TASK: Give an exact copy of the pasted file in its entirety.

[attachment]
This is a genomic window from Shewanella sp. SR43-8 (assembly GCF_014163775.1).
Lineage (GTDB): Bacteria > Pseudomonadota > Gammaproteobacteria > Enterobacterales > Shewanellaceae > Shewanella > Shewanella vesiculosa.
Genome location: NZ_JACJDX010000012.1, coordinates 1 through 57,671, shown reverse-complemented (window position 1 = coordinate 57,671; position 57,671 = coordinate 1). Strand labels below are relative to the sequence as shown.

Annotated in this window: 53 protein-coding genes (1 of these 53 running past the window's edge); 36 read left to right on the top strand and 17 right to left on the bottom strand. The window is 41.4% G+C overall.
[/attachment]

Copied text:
This is a genomic window from Shewanella sp. SR43-8 (assembly GCF_014163775.1).
Lineage (GTDB): Bacteria > Pseudomonadota > Gammaproteobacteria > Enterobacterales > Shewanellaceae > Shewanella > Shewanella vesiculosa.
Genome location: NZ_JACJDX010000012.1, coordinates 1 through 57,671, shown reverse-complemented (window position 1 = coordinate 57,671; position 57,671 = coordinate 1). Strand labels below are relative to the sequence as shown.

Annotated in this window: 53 protein-coding genes (1 of these 53 running past the window's edge); 36 read left to right on the top strand and 17 right to left on the bottom strand. The window is 41.4% G+C overall.